Opposing opinions tint auto style issue

By Diane McWilliams

The bill calling for restriction of the degree of tinting on car windows will be a Wyoming law on July 1.

Andy Calhoon

Tinted windows are the center of a highway safety controversy.

The law states windows must have a total light transmission of not less than 28 percent through both sun screening and glazing. Any existing window tints prior to when the bill becomes law can remain, unless the total light transmission is less than 13 percent.

Proponents of a restriction on the tinting of car windows said it would increase both officer safety in traffic stops and driver safety because of better visibility, but opponents said it would be expensive for car owners to remove tints, might increase theft from car interiors and infringes on car-owners rights.

Rep. Ray Harrison, R-27/Worland, who sponsored the bill, said it has one purpose--safety. He said "both law enforcement and driver safety will increase" with a law restricting the shade of sunscreen window tint.

The two darkest shades of window tints (20 percent and 5 percent light transmission) will be the grades of sunscreen outlawed by the law, Harrison said. When these tints are applied to car windows that are already "glazed" by the factory at a usual 7 percent, the windows become very dark and completely black in the darkest tint, he added.

Harrison said cars owners will not have to remove existing tints unless the existing tint was less than 13 percent total light transmission (the darkest tint available plus the usual glazing on the glass). All other existing tints can remain on cars under a "grandfather clause" exempting existing tints, but any new applications or reapplications of tint would have to meet the new specifications of 28 percent total light transmission as of July 1, 1996.

However, Ray Gilmore of Rocky Mountain Window Tints, a local Cheyenne business, said the cost of removing window tint could run from $275 up to $800 for cars with rear-window defrosters, which would be destroyed in the window-tint removal and would need replacement. Gilmore said the tints can be removed and the glass left clear, or a lighter tint could be applied (Cost starts at around $150.) after the dark tint was removed.

Gilmore said most people desire window tint for a sunscreen, protection of interior property and/or privacy. "Some people have $3,000 in stereo equipment, and having windows that make it difficult to see that equipment decreases theft," he said.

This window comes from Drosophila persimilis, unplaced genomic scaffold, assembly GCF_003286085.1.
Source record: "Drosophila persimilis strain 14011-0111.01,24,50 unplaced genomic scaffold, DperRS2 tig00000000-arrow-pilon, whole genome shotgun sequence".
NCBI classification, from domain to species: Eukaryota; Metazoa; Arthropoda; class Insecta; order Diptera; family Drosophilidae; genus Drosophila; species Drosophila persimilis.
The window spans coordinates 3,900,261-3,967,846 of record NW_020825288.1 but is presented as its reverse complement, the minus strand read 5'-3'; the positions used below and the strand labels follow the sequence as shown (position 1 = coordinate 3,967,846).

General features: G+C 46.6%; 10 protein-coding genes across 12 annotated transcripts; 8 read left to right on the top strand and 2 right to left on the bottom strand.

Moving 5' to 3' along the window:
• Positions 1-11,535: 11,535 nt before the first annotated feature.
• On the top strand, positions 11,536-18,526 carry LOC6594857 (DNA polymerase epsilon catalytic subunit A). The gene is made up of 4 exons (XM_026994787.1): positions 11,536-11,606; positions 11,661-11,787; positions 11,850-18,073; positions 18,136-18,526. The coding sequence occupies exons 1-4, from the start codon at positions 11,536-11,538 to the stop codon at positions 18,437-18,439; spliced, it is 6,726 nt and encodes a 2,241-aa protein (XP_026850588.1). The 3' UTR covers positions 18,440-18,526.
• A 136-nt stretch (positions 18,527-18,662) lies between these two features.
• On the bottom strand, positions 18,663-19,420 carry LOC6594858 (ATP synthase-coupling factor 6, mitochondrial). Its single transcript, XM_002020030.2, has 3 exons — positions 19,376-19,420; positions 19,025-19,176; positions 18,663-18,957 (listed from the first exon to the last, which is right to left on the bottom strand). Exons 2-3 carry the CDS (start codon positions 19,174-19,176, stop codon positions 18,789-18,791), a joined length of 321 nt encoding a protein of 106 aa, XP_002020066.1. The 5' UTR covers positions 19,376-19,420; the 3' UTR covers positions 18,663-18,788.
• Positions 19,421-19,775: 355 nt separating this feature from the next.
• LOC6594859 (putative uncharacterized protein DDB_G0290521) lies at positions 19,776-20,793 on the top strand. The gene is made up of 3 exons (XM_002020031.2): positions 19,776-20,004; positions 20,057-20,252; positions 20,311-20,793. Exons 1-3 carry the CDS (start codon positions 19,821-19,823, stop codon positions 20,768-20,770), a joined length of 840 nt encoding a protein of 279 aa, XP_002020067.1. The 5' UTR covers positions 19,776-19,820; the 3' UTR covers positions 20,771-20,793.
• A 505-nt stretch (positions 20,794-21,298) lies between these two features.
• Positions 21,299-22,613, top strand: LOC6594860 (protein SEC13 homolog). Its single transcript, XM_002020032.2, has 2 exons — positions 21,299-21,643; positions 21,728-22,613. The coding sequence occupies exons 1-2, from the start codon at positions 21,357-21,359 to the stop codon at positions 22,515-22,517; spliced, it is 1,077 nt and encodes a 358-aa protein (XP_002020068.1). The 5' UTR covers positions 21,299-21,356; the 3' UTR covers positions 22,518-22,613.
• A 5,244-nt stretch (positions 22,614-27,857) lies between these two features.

On the other hand, Officer Richard Royce of the Cheyenne Police Department, lobbyist for the bill for the Police Protection Association of Wyoming, said police, sheriffs and especially the Highway Patrol officers support the law. "When officers make traffic stops, we are concerned about their safety," he explained. "If someone is sitting in a car and holding a gun and the car has a dark window tint, the officer could not see it (the gun), putting the officer in more danger."

However, Gilmore of Rocky Mountain Window Tints countered the bill is unconstitutional. "People for it say an officer can get shot, but anyone that's determined to shoot an officer won't be stopped by not having window tints," he said.

"What about drapes on windows? Police can't see in your windows at home if you have drapes. Will they outlaw drapes next?" Gilmore asked.

However, Officer Royce, who lobbied for the bill, said he and his group are not only concerned for officers who make a traffic stop but also for driver safety. In heavy traffic, motorists sometimes need to look through the glass in other cars to see and gauge traffic. With a dark window tint, the driver cannot do that. Also, Royce said dark tints prevent drivers from seeing out as well as with clear glass, especially at night.

Similarly, Harrison, who sponsored the bill, agreed safety is important. "Visual contact with another driver is sometimes necessary to see and anticipate what the other driver may do at, for example, a stop sign," he said.

On the other hand, Officer Terry Wiedenhaft of the Laramie County Sheriff's Department said he feels the window tint issue "has many variables." He said he agreed in some cases tints may be safer for officers, especially when transporting prisoners, but he feels tints have advantages such as cooling. "It really depends on the situation," he said, "but, personally, I would rather not see a window tint bill."

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